Co-written & reviewed by Elektra’s sexual health expert Jacqueline Giannelli, FNP
Yes, we’ve all got a lot on our minds as we figure out the new “sheltering-in-place normal” with families, work, kids, and everything else at home. These are stressful days – it’s hard to wrap our head around how the days can feel so long yet short and hectic at the same time. But we’re here to remind you that even with the stress, let’s not forget about intimacy.
Yes, many of you are likely wondering… how do I foster healthy intimacy even in these strange circumstances? Elektra Health decided to tackle this head on this week through a small-group online salon yesterday to get to the heart of it with our expert in sexual medicine and women’s health, Jacqueline Giannelli, FNP. Read on for her advice and best tips for what you can do today to promote healthy intimacy even in these unusual circumstances.
Firstly, it’s important to acknowledge that many women are having a hard time focusing on their sex lives. Whether you’re cooped up with a partner or unattached and worried about how this pandemic impacts your potential to find a partner, everyone is experiencing their own anxieties – we’re all in this together. For women also experiencing the hormonal fluctuations of perimenopause or menopause, feelings of low libido are even more common. So, if sex is the last thing on your mind, that’s totally ok, and you’re certainly not alone.
We sometimes need to be reminded that sex and intimacy are not the same thing.
Intimacy is really about touch that feels good and brings us pleasure. If you’re home with your partner, this could be a brief shoulder rub in the middle of the day when you’re crossing paths with your partner in the house, or taking a few extra minutes to snuggle at the end of the day. Without a partner for the quarantine? Intimacy with yourself is something to be cherished.
Expert advice to remember & live by:
- You are entitled to a great sex life, no matter your age or marital status
- Desire is fluid. It ebbs and flows but you should always be able to find a glimpse of it
- Sex and intercourse are not interchangeable. Intercourse is just one item on the menu of sex. It does not have to be the “end game”
- As such, you don’t need a partner to have great sex
- If you do have a partner, do not assume they are a mind reader
- Intercourse should NOT be painful. If it is, ask for help. Do not stop until someone listens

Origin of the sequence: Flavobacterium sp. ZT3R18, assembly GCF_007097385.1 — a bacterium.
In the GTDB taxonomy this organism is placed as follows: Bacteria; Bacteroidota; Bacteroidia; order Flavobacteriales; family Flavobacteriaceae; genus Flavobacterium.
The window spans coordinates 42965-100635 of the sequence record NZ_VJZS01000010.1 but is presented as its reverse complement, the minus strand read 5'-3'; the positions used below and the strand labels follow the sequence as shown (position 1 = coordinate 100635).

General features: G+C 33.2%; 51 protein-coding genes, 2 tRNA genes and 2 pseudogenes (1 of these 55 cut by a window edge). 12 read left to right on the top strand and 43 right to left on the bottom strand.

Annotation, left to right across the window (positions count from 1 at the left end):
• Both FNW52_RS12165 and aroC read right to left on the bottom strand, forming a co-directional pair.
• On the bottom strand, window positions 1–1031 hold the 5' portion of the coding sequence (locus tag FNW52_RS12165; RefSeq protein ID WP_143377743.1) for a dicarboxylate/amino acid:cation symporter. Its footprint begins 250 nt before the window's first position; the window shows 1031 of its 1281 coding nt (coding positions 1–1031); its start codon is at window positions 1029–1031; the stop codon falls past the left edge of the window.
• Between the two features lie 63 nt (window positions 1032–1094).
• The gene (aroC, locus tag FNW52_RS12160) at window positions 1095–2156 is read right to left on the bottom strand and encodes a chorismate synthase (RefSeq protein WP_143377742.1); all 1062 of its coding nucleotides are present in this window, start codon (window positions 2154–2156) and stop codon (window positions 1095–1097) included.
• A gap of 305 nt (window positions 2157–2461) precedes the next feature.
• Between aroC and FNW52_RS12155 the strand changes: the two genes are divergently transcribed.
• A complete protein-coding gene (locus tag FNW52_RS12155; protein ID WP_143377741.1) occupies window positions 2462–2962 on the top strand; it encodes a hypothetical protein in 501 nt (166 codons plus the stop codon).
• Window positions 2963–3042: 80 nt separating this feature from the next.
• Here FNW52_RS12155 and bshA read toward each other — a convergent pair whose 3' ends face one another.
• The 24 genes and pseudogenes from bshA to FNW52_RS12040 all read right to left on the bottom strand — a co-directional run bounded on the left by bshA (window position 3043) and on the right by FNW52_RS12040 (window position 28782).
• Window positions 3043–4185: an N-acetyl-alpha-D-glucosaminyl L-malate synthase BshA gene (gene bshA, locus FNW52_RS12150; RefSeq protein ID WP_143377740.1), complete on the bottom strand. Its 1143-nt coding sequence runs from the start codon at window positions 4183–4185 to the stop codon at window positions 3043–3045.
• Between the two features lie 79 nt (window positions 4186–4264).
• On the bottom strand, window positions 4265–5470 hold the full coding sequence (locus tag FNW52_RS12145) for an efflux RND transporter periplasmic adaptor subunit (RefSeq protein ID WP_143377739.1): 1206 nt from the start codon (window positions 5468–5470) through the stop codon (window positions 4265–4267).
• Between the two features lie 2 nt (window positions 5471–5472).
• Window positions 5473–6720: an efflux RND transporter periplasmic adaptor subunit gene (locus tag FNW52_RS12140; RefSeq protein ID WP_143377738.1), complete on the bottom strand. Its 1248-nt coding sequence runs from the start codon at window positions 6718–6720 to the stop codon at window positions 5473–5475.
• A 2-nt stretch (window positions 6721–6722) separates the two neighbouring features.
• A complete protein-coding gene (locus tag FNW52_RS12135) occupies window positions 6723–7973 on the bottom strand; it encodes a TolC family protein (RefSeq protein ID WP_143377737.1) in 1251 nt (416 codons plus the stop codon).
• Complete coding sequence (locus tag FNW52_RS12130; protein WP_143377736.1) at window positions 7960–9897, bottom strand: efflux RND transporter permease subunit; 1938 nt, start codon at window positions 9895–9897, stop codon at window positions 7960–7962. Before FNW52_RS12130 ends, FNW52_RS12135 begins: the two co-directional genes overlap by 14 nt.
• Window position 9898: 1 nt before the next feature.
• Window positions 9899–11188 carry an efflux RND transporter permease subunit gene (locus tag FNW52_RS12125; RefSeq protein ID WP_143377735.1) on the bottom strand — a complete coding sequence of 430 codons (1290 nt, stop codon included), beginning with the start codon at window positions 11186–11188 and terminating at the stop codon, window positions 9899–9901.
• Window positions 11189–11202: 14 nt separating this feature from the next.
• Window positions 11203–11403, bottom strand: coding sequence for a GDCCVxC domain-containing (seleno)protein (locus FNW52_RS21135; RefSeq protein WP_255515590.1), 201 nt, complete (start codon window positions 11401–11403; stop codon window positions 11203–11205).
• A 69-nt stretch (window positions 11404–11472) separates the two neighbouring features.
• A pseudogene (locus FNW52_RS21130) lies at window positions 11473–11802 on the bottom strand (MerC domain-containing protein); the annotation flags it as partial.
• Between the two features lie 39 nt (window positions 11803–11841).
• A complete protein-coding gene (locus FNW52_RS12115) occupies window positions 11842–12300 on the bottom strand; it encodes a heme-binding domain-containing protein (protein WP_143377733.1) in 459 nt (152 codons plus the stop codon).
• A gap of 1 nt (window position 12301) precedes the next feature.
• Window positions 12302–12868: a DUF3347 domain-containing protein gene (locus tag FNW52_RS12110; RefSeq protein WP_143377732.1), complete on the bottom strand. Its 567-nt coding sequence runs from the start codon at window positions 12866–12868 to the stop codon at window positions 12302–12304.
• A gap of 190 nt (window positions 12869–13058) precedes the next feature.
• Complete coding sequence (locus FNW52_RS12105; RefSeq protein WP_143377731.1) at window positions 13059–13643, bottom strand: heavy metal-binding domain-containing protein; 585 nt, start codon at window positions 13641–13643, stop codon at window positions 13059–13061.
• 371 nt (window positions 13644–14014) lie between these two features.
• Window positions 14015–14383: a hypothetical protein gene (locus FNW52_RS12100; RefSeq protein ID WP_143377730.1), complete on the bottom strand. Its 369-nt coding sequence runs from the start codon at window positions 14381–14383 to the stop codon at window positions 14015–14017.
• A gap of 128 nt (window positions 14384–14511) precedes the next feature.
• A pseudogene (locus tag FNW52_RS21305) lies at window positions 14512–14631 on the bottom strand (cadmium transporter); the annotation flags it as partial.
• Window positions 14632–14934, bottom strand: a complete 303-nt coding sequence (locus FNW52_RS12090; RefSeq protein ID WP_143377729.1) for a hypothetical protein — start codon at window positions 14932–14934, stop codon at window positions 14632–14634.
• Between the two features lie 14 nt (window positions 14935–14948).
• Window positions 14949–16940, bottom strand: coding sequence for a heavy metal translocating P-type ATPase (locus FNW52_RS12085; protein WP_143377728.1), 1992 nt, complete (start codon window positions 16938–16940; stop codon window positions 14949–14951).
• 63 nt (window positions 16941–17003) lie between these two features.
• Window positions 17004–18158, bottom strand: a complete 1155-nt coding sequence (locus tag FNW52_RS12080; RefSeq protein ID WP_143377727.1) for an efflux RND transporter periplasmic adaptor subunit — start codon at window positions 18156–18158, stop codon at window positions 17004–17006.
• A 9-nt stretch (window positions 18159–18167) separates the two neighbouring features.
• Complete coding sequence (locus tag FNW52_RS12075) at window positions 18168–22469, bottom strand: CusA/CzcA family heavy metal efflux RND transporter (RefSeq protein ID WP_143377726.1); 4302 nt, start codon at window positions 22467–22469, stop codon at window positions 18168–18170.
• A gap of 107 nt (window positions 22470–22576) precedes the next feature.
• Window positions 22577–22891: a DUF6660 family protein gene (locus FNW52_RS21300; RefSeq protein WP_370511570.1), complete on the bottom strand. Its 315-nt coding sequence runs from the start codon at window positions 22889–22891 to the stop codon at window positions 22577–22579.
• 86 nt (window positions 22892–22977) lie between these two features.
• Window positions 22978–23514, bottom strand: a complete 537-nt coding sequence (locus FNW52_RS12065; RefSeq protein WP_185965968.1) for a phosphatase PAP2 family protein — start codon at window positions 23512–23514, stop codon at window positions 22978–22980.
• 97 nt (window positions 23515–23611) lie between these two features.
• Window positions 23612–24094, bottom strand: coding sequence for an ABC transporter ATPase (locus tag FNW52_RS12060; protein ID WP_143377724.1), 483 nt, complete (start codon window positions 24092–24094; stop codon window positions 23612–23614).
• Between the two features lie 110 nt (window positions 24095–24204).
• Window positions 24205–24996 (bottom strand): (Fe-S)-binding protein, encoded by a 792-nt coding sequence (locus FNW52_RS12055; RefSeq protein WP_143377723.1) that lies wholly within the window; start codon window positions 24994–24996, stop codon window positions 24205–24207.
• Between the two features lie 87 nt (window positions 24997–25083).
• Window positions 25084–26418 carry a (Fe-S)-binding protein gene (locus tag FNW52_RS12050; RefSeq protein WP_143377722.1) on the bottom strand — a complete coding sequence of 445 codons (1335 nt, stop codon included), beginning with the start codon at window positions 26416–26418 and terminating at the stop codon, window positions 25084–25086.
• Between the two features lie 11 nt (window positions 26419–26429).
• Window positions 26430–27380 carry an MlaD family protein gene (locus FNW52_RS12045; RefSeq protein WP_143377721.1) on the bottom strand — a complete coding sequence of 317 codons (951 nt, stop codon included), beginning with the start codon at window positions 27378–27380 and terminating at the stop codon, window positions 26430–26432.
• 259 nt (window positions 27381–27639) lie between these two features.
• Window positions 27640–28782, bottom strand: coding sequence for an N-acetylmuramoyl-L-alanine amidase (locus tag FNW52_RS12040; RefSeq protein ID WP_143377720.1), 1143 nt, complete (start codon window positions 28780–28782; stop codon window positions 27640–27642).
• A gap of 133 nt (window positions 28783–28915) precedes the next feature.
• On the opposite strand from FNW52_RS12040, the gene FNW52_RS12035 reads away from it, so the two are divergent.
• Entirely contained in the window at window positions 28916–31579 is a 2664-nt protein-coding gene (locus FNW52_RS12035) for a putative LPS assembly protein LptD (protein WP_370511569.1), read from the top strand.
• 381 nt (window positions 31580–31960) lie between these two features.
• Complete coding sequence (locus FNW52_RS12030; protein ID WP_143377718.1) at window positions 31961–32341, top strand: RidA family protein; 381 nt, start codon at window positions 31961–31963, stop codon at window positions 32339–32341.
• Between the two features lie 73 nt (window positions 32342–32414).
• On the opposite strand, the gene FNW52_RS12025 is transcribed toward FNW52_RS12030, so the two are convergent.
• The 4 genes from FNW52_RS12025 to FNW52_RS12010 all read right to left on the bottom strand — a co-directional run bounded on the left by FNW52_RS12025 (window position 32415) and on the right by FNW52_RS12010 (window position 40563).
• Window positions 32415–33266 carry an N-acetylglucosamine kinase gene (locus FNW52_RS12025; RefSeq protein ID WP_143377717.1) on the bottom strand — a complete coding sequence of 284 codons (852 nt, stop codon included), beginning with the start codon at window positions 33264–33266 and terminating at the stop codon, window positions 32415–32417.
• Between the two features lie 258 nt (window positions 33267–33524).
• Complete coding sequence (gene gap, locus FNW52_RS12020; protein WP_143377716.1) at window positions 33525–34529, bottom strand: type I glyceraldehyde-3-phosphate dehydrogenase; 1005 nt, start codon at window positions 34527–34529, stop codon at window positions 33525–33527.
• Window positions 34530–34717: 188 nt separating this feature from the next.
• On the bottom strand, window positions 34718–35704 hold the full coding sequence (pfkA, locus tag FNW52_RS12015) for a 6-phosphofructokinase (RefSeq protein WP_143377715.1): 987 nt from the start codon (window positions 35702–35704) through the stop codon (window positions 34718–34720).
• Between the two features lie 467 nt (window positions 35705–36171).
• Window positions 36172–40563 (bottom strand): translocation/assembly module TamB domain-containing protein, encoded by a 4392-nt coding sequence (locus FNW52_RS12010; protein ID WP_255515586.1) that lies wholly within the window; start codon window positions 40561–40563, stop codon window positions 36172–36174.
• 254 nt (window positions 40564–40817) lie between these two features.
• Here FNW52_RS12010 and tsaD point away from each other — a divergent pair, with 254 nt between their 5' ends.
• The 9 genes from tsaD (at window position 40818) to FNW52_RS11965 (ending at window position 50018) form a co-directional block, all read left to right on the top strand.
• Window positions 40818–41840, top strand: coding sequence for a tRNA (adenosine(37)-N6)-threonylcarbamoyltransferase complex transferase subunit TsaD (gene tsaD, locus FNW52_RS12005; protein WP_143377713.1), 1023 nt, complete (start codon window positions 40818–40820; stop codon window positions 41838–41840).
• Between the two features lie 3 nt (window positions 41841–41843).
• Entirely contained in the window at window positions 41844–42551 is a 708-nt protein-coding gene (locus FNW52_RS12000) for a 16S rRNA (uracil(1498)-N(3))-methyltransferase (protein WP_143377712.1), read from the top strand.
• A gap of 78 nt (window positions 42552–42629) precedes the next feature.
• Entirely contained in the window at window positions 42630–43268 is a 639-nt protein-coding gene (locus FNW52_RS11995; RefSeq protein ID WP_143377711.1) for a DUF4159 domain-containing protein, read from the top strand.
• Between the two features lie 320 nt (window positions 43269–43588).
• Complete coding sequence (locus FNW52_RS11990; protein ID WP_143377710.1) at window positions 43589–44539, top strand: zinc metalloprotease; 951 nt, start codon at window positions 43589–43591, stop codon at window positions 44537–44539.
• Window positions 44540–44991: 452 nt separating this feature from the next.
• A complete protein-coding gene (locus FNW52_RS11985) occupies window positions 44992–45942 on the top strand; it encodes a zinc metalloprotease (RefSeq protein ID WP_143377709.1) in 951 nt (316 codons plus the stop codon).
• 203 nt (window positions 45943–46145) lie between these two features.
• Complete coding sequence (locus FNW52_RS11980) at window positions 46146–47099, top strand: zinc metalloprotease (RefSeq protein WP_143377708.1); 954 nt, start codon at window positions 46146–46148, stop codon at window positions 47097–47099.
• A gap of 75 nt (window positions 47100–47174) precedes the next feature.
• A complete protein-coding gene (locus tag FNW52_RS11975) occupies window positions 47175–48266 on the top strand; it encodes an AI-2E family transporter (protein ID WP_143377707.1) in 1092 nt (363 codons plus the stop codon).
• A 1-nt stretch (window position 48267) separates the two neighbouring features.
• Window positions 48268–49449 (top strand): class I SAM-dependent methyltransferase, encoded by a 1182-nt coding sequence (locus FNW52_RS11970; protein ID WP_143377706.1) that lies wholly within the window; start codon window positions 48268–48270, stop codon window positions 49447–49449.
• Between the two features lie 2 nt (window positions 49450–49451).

- Every woman has the potential for orgasm. Around the time of menopause, it just may become harder to get there
- Vibrators are not dirty, or kinky or salacious. They are your friends. Get to know one, or many!
- Sex should be fun, not an obligation
Navigating partnerships & sex…in quarantine
Prioritizing sex and intimacy can be really important as a way to keep a relationship healthy, especially at this time. We’ve seen reports coming from China about rising divorce rates in the wake of the pandemic and may want to take heed.
Leaving Coronavirus out of the equation for a moment, low sex drive (libido) is something many women experience, especially in their 40s and 50s, so it’s worth touching on the science behind this. Hypoactive sexual desire disorder (HSDD) is an actual diagnosis for patients who exhibit low libido. It is defined as: “low sexual desire that causes marked distress and is not due to another co-existing medical or psychiatric condition, problems within the relationship or other medication”. This is often due to decreased circulating hormones (think testosterone) or neurochemical changes in the brain (think dopamine, serotonin and norepinephrine). Secondary causes of low libido may include pain (NO one wants to do something that hurts), or weakened arousal and orgasm (why do something that doesn’t feel good?).
If this sounds like you, don’t despair! There are trained clinicians who can help and treatments can include FDA-approved medications, herbal supplements, as well as behavioral modifications which you can implement on your own, or with the guidance of a professional.
Whatever your reason for low libido, take a look at the resources that have helped Jackie’s patients – and that you can try today, even in the midst of a quarantine:
- Exploring fantasy and erotica are powerful tools to increase sex on the brain; explore new apps Quinn & Dipsea.
- Check out the Gottman Institute Quiz: How well do you know your partner?
- Read Mating in Captivity by Esther Perel. An Elektra team favorite, famed sex therapist examines the paradoxical relationship between domesticity and sexual desire and explains what it takes to bring lust home.
- Invest in an over-the-counter lubricant or even pantry items (coconut oil!) to help increase your pleasure. For vaginal dryness, this non-hormonal vaginal suppository can help restore moisture and relief symptoms of dryness such as painful intercourse.
- Scheduling sex! This is a simple and yet powerful tactic to carve out time when both parties are committed to when sex will and will NOT happen.
- Remembering that sex can be a great distraction from checking the constant phone alerts. Sex is a form of mindfulness, can help ground you in your body, into the here and now.
Updated: Oct 11, 2020